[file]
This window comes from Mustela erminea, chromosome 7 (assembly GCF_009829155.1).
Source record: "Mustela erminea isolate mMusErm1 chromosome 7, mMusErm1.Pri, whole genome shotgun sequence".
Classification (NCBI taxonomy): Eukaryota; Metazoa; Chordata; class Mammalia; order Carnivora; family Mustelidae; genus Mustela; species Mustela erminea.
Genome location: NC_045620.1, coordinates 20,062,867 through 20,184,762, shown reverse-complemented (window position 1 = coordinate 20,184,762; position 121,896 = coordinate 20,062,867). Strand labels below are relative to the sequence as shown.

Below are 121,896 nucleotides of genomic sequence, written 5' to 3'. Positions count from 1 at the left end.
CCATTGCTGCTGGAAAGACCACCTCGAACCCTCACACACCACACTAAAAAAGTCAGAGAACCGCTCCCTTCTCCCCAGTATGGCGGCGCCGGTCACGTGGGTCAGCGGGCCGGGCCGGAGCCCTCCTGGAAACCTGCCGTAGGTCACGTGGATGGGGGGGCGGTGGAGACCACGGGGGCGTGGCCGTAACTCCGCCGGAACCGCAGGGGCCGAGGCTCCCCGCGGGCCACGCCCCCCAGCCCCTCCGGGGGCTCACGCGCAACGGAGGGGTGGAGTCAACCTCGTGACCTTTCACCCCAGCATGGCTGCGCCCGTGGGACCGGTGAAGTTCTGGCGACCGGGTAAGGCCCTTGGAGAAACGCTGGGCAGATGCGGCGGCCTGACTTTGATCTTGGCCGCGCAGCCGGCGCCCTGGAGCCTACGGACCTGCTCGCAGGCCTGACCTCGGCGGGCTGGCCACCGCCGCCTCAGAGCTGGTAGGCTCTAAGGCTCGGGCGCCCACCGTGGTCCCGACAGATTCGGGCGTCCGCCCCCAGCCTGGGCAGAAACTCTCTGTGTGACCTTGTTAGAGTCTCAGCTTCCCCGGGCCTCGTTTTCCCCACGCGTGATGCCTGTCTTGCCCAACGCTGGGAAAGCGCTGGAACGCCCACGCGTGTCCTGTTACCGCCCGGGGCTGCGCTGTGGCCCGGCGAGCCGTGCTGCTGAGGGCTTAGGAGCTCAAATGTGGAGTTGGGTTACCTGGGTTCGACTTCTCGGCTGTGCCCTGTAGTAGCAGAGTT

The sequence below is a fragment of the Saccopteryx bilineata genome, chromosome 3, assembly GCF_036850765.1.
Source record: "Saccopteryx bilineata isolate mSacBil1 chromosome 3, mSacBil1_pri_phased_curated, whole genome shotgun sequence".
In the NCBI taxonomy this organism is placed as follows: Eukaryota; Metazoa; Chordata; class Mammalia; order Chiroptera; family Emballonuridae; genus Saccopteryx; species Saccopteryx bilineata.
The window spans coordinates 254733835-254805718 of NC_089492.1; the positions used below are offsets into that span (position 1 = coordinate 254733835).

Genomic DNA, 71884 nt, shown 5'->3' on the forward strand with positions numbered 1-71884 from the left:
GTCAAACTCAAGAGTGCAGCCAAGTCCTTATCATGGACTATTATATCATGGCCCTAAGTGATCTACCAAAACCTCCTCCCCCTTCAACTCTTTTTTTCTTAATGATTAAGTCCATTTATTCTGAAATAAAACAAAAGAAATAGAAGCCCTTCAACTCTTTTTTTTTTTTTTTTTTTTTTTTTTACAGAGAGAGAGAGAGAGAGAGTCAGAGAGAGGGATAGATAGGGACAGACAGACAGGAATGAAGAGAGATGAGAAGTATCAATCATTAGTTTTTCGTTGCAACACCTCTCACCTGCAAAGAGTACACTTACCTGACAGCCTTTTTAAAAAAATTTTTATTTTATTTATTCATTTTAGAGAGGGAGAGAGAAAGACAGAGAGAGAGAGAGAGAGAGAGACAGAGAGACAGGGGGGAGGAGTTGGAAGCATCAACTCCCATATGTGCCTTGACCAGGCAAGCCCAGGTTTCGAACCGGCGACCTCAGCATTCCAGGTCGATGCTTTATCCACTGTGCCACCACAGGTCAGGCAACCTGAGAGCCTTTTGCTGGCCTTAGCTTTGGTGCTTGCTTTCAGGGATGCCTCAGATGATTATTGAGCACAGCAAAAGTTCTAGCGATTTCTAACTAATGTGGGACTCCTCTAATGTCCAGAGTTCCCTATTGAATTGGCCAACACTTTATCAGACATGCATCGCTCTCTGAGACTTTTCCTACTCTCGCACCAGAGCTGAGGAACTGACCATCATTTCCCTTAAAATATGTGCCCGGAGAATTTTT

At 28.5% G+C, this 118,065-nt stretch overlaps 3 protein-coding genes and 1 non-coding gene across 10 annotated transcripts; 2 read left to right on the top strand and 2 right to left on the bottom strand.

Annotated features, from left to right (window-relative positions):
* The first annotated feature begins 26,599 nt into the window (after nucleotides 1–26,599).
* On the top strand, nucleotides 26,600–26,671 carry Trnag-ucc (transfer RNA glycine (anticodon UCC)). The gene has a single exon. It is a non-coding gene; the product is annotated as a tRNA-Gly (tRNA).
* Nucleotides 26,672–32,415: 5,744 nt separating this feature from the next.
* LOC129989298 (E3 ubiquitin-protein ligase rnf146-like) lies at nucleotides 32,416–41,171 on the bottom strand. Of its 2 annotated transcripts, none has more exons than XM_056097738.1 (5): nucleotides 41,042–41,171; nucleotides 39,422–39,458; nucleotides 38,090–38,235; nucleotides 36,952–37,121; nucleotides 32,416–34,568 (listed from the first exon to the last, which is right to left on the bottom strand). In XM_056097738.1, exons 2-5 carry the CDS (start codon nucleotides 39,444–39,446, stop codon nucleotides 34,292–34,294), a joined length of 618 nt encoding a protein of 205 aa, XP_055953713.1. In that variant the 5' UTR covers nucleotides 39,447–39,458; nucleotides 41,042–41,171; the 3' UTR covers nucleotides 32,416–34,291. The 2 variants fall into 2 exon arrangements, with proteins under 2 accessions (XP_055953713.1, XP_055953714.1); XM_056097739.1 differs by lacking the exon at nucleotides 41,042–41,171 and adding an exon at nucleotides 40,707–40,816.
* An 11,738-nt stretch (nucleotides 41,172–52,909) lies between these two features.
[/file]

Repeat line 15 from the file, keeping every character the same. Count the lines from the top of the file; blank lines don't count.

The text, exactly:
* The first annotated feature begins 26,599 nt into the window (after nucleotides 1–26,599).